As hospitals continue to deal with pay-for-performance, accountable care and population health management, it’s vitally important for them to consider how emergency surgery services are delivered and how it impacts their success.
One new resource on this topic is an article I recently wrote for the inaugural issue of Management in Healthcare, a new peer-reviewed journal. The article examines how, by implementing the service model developed for trauma and applied to emergency surgeries, it is possible for hospital’s most at-risk patient groups to receive standardized care according to best practices and practice management guidelines 24/7.
The result: high-quality care and better performance outcomes for the hospital. Plus, continuous quality improvement initiatives that touch multiple hospital departments, raising the bar on performance throughout the facility.
This new model for acute care surgery, also referred to as surgicalist programs, can help hospitals achieve results, as well as enhance their competitive position. Metrics show that a well-structured surgical hospitalist program can improve patient outcomes and improve costs. For example, a July 2014 paper in the Journal of the American College of Surgeons highlighted how a surgical hospitalist program produced sustainable results, including a 31% reduction in hospital costs and complications declined by 43%.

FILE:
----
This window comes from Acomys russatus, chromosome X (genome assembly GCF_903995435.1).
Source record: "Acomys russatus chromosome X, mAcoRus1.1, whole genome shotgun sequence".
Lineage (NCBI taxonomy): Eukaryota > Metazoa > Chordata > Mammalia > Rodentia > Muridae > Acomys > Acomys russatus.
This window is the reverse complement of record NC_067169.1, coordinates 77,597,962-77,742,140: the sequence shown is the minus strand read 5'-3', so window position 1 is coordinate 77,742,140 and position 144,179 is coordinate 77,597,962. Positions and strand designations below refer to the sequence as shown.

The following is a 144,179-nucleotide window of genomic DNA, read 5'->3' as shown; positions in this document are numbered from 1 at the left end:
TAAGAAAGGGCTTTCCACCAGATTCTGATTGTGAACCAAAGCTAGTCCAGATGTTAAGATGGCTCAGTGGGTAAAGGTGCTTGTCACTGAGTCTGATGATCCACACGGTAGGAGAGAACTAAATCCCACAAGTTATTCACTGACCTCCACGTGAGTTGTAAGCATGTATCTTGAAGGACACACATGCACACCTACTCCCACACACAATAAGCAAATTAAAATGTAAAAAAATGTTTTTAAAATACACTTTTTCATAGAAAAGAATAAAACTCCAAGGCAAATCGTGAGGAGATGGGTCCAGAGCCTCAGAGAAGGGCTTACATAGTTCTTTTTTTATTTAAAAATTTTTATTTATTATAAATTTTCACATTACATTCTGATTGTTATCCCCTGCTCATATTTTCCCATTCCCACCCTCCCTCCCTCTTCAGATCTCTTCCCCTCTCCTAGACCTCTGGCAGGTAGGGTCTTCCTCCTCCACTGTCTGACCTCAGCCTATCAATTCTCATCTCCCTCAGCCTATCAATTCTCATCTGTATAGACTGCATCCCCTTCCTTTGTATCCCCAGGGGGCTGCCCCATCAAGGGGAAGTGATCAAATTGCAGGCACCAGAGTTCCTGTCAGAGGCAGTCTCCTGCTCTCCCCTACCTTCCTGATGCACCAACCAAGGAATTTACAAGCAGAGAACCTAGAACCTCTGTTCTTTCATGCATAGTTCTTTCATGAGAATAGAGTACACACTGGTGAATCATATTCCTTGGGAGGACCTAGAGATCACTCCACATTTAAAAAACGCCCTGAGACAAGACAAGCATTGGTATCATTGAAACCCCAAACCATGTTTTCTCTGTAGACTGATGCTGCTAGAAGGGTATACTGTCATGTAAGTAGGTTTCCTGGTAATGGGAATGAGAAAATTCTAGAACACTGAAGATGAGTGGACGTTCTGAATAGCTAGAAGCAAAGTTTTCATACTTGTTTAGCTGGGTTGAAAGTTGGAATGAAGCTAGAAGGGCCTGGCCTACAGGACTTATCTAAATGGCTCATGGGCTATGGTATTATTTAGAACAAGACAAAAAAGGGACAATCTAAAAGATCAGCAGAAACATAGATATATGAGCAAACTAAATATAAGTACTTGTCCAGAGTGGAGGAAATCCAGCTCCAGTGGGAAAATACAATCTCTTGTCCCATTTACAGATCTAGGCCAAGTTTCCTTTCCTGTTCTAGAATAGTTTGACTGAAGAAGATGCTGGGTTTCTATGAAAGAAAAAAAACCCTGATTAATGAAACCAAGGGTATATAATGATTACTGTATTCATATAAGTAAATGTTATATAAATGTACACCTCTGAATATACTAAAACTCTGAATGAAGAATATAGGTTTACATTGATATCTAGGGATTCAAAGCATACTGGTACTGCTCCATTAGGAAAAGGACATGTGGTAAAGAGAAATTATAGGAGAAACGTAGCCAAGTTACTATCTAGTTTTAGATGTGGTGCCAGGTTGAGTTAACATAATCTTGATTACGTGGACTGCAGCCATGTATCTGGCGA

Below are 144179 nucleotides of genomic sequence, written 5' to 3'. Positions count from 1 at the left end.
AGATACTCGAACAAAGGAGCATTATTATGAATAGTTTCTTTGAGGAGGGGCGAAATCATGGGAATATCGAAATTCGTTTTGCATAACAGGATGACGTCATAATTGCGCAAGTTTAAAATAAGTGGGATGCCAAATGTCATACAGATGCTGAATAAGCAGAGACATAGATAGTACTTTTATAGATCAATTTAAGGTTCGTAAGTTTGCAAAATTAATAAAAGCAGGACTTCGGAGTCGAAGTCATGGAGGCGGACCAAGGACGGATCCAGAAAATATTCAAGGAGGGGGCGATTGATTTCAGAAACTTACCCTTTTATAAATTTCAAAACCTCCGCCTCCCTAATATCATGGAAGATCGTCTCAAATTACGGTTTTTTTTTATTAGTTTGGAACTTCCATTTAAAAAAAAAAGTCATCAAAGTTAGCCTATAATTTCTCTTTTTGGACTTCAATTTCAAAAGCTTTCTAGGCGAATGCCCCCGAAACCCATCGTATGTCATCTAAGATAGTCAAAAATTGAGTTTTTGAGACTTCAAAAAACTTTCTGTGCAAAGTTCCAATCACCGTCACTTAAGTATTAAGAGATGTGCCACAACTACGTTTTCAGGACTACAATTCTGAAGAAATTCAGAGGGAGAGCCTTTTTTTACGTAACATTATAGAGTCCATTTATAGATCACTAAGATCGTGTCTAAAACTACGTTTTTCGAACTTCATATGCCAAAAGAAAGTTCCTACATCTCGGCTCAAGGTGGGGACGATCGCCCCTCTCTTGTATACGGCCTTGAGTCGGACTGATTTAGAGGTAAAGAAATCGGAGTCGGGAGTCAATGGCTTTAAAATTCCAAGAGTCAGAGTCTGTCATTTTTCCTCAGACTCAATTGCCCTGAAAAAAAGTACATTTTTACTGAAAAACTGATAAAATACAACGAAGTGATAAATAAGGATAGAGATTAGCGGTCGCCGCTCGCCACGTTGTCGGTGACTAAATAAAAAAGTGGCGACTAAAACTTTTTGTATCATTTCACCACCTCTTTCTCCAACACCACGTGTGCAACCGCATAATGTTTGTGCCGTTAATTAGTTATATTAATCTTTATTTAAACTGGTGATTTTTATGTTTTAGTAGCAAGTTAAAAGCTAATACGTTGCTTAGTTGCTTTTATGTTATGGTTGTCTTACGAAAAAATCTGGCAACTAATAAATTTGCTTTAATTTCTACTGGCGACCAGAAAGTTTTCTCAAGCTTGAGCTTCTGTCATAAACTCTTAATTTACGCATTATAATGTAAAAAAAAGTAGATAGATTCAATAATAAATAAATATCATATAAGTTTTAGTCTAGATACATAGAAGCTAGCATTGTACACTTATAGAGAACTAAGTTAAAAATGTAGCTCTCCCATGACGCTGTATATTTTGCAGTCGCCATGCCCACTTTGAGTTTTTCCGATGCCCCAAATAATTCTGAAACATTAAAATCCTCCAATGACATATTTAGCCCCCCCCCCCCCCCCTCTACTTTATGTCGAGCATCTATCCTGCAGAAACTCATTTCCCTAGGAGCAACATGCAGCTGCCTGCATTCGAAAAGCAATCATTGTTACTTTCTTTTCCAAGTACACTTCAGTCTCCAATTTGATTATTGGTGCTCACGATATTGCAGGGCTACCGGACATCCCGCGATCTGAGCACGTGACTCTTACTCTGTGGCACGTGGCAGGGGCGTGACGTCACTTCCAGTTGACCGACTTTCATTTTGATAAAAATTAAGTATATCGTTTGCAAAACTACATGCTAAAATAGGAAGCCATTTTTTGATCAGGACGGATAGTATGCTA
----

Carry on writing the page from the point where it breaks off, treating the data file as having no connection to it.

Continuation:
Our Acute Care Surgery Model (also referred to as surgical hospitalist or surgicalist programs) delivers a programmatic approach to general emergency surgery providing access to high quality emergency surgical care 24/7. By applying the acute care surgery model, which applies disciplines in trauma surgery to general surgery, we are able to achieve consistent, evidence-based care and improved clinical outcomes for our patients. Our comprehensive Acute Care Surgery program delivers a dedicated team of surgeons led by a medical director whose sole practice is treating emergency surgery patients. This model improves efficiencies throughout the hospital but more importantly improves patient outcomes.
We found that after implementing our Acute Care Surgery Model, complications were dramatically decreased. Results of a five-year study published in the Journal of the American College of Surgeons showed:
Additionally, this model produced shorter lengths of stay and lower costs.
Another study reported that the national average cost for cholecystectomies per case is $15,6501, yet after the Acute Care Surgery model was applied at the facility referenced above, its cost per case for the same procedure was $8,432, representing a 46% savings.
These results, which have proven sustainable and can be implemented in all types of hospitals, are an outcome of improving timeliness of care, implementing patient care guidelines and protocols to reduce variation. For more information, visit our Our Program page.
1 Stey A, Brook R, Needleman J, et al. Hospital Costs by Inpatient. J Am Coll Sug 2015:220:207-217